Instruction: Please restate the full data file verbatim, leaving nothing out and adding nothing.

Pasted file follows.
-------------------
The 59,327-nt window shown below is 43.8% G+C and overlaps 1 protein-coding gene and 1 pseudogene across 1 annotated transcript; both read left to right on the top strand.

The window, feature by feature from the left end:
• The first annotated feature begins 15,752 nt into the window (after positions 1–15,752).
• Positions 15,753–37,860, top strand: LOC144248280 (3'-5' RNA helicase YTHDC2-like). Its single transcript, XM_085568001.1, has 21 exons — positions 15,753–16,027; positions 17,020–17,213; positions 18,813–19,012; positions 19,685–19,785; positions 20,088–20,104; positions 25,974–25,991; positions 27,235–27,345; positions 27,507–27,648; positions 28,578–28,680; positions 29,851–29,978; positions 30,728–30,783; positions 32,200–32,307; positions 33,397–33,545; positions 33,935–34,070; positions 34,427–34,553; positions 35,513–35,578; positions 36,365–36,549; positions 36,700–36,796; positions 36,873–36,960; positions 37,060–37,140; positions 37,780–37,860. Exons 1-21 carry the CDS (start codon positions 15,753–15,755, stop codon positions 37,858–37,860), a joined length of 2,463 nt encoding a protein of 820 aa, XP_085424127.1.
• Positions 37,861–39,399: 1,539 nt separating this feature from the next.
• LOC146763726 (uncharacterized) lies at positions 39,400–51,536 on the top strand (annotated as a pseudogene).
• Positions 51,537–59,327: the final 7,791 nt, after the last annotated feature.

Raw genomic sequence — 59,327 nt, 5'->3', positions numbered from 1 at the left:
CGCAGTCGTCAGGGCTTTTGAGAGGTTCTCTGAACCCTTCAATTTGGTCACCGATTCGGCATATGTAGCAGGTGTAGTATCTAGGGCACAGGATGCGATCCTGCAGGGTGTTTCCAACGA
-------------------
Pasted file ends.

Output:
The 59,327-nt window shown below is 43.8% G+C and overlaps 1 protein-coding gene and 1 pseudogene across 1 annotated transcript; both read left to right on the top strand.

The window, feature by feature from the left end:
• The first annotated feature begins 15,752 nt into the window (after positions 1–15,752).
• Positions 15,753–37,860, top strand: LOC144248280 (3'-5' RNA helicase YTHDC2-like). Its single transcript, XM_085568001.1, has 21 exons — positions 15,753–16,027; positions 17,020–17,213; positions 18,813–19,012; positions 19,685–19,785; positions 20,088–20,104; positions 25,974–25,991; positions 27,235–27,345; positions 27,507–27,648; positions 28,578–28,680; positions 29,851–29,978; positions 30,728–30,783; positions 32,200–32,307; positions 33,397–33,545; positions 33,935–34,070; positions 34,427–34,553; positions 35,513–35,578; positions 36,365–36,549; positions 36,700–36,796; positions 36,873–36,960; positions 37,060–37,140; positions 37,780–37,860. Exons 1-21 carry the CDS (start codon positions 15,753–15,755, stop codon positions 37,858–37,860), a joined length of 2,463 nt encoding a protein of 820 aa, XP_085424127.1.
• Positions 37,861–39,399: 1,539 nt separating this feature from the next.
• LOC146763726 (uncharacterized) lies at positions 39,400–51,536 on the top strand (annotated as a pseudogene).
• Positions 51,537–59,327: the final 7,791 nt, after the last annotated feature.

Raw genomic sequence — 59,327 nt, 5'->3', positions numbered from 1 at the left:
CGCAGTCGTCAGGGCTTTTGAGAGGTTCTCTGAACCCTTCAATTTGGTCACCGATTCGGCATATGTAGCAGGTGTAGTATCTAGGGCACAGGATGCGATCCTGCAGGGTGTTTCCAACGA